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  • Eighth Conference of the European Network of Buddhist-Christian StudiesSt. Ottilien, Germany, 11–15 June 2009
  • John D’Arcy May

With a higher proportion of Buddhist participants from Europe, Asia, and the United States than ever before, the European Network of Buddhist-Christian Studies at its 2009 conference in the Benedictine Archabbey of St. Ottilien near Munich addressed the question of authority, both spiritual and temporal, in the two traditions. There seems to have been little comparative study of this topic, and there were many surprises as the speakers were confronted with aspects they had not been aware of in their own traditions and in those of others.

The conference began with intercultural music that drew on Christian and Buddhist themes. After this, Brother Josef Götz spoke about the Benedictine Archabbey of St. Ottilien, stressing its longstanding and enriching participation in intermonastic dialogue. Elizabeth Harris, the incoming president of the network, then introduced the theme. She pointed to contemporary literature in English that represented the crisis in authority in the West and stressed that this was compounded by the awareness that some of those with power to enforce authority in the world did not possess legitimacy. She then raised a series of questions connected with the different forms of authority to be discussed at the conference—from the balance between external and internal authority to the struggle with institutional authority for equality between men and women. She hoped for three outcomes from the conference: that participants would be able to explore what their own tradition said about authority; that they would give wisdom to each other on the theme, Buddhist to Christian and Christian to Buddhist; and that all would reflect on how they represented themselves to the wider society, both to those searching for religious authority and those rejecting all authority.

Following up this theme of a contemporary crisis of authority, Rita Gross said that Buddhists, in the spirit of the teaching on impermanence (P. anicca), need to take seriously the historicity of their different traditions in order to develop a nonsectarian history of Buddhism that acknowledges the authenticity of the foundational Buddhism [End Page 189] of the first four hundred years. The Kālāmasutta (AN.I.188 –193), one of the discourses in the Pāli canon, which was cited again and again in the course of the discussion, urges the Buddhist to assess the trustworthiness of teachers and their teaching, but criteria such as “what the wise would accept” or whether a text is accepted by the saṅgha (community) raise the problem of determining what constitutes wisdom and the authenticity of a text, as noted by Shenpen Hookham and Zhiru Shi. Rita Gross remarked on the irony that many Western Buddhists, despite their rationalistic education, abandon critical discernment and prefer myths to history. This is regrettable, as Western Buddhists have their own contributions to make to the further development of Buddhism.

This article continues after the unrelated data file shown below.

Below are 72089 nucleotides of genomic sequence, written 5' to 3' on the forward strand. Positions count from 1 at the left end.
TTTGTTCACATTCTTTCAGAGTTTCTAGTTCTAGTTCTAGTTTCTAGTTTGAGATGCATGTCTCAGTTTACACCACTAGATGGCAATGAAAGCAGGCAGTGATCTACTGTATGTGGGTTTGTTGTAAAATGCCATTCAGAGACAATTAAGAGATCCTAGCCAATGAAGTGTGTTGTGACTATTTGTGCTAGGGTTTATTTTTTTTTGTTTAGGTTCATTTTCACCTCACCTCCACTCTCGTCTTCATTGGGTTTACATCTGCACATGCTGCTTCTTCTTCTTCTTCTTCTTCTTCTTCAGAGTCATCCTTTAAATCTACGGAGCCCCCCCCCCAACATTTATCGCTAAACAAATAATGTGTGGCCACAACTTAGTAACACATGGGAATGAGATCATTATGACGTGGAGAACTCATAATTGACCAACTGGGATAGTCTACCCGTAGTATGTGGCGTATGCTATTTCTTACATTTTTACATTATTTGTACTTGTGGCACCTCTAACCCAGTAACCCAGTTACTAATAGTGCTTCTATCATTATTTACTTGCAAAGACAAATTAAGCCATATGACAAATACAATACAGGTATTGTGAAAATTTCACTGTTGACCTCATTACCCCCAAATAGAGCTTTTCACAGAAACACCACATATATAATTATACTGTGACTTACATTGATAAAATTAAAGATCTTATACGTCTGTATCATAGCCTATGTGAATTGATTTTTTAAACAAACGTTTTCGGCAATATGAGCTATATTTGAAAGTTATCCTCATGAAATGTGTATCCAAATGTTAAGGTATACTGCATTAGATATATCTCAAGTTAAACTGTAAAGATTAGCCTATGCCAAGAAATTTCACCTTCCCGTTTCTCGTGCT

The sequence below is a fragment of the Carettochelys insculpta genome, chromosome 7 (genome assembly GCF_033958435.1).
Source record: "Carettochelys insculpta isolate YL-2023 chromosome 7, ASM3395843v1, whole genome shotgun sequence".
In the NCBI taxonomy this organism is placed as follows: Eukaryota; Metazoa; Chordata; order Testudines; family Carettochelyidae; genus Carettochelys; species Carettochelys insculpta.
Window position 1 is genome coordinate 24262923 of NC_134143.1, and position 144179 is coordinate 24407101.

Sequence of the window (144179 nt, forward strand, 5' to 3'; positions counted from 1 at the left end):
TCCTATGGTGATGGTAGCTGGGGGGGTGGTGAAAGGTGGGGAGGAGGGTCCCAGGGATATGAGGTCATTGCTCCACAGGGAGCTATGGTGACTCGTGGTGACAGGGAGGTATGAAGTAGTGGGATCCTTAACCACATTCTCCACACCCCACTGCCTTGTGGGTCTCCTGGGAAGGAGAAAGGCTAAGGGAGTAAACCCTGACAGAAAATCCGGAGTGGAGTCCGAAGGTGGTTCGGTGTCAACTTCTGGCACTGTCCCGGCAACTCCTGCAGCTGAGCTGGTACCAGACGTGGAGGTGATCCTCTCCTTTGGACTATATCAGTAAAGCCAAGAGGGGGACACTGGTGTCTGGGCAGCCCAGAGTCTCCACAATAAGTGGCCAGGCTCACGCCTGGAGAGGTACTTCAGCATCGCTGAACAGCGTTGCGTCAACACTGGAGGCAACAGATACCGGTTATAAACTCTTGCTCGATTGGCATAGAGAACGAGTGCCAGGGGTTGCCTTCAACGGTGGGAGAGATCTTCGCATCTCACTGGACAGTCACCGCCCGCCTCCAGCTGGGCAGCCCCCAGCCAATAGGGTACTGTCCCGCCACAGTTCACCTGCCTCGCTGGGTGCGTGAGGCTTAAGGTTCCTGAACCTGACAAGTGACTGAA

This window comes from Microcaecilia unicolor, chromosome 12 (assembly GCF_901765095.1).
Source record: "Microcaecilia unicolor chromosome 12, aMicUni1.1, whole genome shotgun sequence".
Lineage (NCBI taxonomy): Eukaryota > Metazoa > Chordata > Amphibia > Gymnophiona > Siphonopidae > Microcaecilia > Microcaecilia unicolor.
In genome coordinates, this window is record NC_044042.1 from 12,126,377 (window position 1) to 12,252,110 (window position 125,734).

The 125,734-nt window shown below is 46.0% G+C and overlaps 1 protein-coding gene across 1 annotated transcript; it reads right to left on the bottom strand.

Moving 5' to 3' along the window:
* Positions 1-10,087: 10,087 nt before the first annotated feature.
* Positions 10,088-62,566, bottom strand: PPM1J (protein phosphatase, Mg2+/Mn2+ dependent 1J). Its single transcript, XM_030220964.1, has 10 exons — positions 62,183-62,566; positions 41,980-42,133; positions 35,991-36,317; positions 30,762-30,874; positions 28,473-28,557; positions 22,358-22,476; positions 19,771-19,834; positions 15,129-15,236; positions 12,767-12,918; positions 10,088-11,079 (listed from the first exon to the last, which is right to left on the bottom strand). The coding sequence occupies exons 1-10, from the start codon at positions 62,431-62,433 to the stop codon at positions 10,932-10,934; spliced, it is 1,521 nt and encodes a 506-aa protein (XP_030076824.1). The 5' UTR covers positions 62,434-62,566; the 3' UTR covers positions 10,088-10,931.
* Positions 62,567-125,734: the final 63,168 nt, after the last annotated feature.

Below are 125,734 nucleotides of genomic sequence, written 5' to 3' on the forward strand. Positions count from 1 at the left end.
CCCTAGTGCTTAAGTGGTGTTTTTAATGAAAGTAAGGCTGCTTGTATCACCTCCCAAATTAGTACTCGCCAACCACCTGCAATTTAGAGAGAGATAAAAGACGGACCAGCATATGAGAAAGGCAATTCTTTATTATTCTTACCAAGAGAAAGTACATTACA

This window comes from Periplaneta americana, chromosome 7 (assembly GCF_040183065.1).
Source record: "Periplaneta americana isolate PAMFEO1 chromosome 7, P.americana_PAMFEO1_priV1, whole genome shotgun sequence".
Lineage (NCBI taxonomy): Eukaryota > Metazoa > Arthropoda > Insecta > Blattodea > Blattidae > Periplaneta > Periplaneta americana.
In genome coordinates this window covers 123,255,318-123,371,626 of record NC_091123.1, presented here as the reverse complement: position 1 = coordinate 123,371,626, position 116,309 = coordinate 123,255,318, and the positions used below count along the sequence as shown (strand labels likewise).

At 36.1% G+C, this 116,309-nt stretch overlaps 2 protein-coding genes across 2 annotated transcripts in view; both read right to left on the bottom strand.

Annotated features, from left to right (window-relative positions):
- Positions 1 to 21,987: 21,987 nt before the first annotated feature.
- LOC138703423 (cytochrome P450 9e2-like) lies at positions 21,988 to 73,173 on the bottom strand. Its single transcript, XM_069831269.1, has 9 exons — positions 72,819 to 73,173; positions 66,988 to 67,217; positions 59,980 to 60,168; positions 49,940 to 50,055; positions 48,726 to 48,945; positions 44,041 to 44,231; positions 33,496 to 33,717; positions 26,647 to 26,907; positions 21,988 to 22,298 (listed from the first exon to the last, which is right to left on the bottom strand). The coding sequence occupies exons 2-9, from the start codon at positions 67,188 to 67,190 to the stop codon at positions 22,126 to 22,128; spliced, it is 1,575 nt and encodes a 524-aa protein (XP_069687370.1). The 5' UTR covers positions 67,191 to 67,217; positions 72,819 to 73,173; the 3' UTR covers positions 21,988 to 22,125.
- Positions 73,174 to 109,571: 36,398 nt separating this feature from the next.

Kajsa Ahlstrand, referring to the World Values Survey, pointed to changing attitudes toward obedience, disobedience, and rebellion. Disobedience is now seen as praiseworthy, whereas obedience could be harmful to one’s mental health. Obedience in this “new key” emphasizes rights over duties. One can thus identify varieties of Christianity that are “hard” or “soft,” “strong” or “mild,” in various combinations, which she illustrated using different cheeses (thereby causing some puzzlement among the Asian participants!). We were left with the question whether there is an unchanging essence of eternal truth in either tradition, which is beyond historical change and sociological conditioning, and the realization that both obedience and disobedience can go terribly wrong. As Rita Gross concluded, it is our attachment that is the problem, not the things we are attached to.

Spiritual authority is central to both Buddhism and Christianity, but it can take very different forms. Shenpen Hookham maintained that for Buddhists spiritual authority resides in enlightened people, whether monastic or lay, and is the result of realization rather than learning. The visible monastic saṅgha merely “represents” the ariyasaṅgha (noble community) of the truly enlightened (though this was later contested). The authority to teach derives directly from the teacher’s spiritual attainments or his or her status as the...